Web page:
Oculus reacts to virtual reality privacy questions
BURBANK, Calif. (AP) — An executive from virtual reality company Oculus says consumers shouldn't be concerned about an invasion of their privacy when using the Oculus Rift.
"It's a new medium," said Rubin during a Thursday interview. "People want to know. They have a right to ask. We'll answer. It'll be fine."
Sen. Al Franken (D-Minn.) wrote an open letter to Oculus CEO Brendan Iribe earlier this month asking for details about user data collected by the new VR system, which is worn on users' heads and can detect movement, location and sound.
"Oculus' creation of an immersive virtual reality experience is an exciting development, but it remains important to understand the extent to which Oculus may be collecting Americans personal information, including sensitive location data, and sharing that information with third parties," he wrote.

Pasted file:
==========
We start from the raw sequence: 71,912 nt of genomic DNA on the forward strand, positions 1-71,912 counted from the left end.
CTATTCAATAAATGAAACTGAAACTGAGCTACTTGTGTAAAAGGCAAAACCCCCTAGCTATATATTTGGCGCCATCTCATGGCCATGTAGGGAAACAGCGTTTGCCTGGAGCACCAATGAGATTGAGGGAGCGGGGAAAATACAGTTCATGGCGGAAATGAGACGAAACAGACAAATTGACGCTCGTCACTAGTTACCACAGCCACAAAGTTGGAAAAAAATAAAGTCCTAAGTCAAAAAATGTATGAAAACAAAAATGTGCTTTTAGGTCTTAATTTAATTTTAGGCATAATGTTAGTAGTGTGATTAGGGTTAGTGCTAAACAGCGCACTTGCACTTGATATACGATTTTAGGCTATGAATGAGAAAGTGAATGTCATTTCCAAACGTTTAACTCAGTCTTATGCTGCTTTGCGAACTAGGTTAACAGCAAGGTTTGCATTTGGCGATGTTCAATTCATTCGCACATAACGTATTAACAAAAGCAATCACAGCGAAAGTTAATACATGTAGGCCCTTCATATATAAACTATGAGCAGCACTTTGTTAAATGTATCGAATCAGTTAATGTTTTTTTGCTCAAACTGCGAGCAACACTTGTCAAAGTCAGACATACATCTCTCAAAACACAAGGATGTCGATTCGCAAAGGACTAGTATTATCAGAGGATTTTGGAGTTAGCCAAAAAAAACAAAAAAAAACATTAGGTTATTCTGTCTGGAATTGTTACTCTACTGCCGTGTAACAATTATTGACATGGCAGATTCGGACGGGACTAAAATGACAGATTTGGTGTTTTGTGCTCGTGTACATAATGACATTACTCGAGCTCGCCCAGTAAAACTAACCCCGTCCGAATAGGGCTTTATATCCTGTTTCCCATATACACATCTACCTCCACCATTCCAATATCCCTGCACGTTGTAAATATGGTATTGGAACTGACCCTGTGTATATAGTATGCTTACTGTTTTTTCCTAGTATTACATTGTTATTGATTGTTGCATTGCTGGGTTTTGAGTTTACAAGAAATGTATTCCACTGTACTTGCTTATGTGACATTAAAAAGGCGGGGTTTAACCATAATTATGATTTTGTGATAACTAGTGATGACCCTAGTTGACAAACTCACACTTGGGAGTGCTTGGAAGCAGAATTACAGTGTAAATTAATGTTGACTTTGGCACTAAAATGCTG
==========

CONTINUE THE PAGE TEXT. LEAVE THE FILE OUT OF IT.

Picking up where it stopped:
Franken is asking for more information about how the Facebook-owned company is handling data collected from users. He noted in his April 7 letter to Oculus that "the collection, storage and sharing of personal information may enhance consumers' virtual reality experience, but we must ensure that Americans' very sensitive information is protected."
Franken asked Oculus to respond by May 13. Rubin declined to specify when Oculus would address the questions.
"We're going to answer all of that in due time," said Rubin, a video game industry veteran who joined Oculus in 2014. "We're absolutely confident that people are going to say, 'Oh. Yeah. Right.'"
The Oculus Rift began shipping to consumers March 28. It costs $599 and features a headset with a microphone and a pair of high-definition screens capable of broadcasting images when connected to a high-powered PC.
Follow AP Entertainment Writer Derrik J. Lang on Twitter at http://www.twitter.com/derrikjlang. His work can be found at http://bigstory.ap.org/content/derrik-j-lang.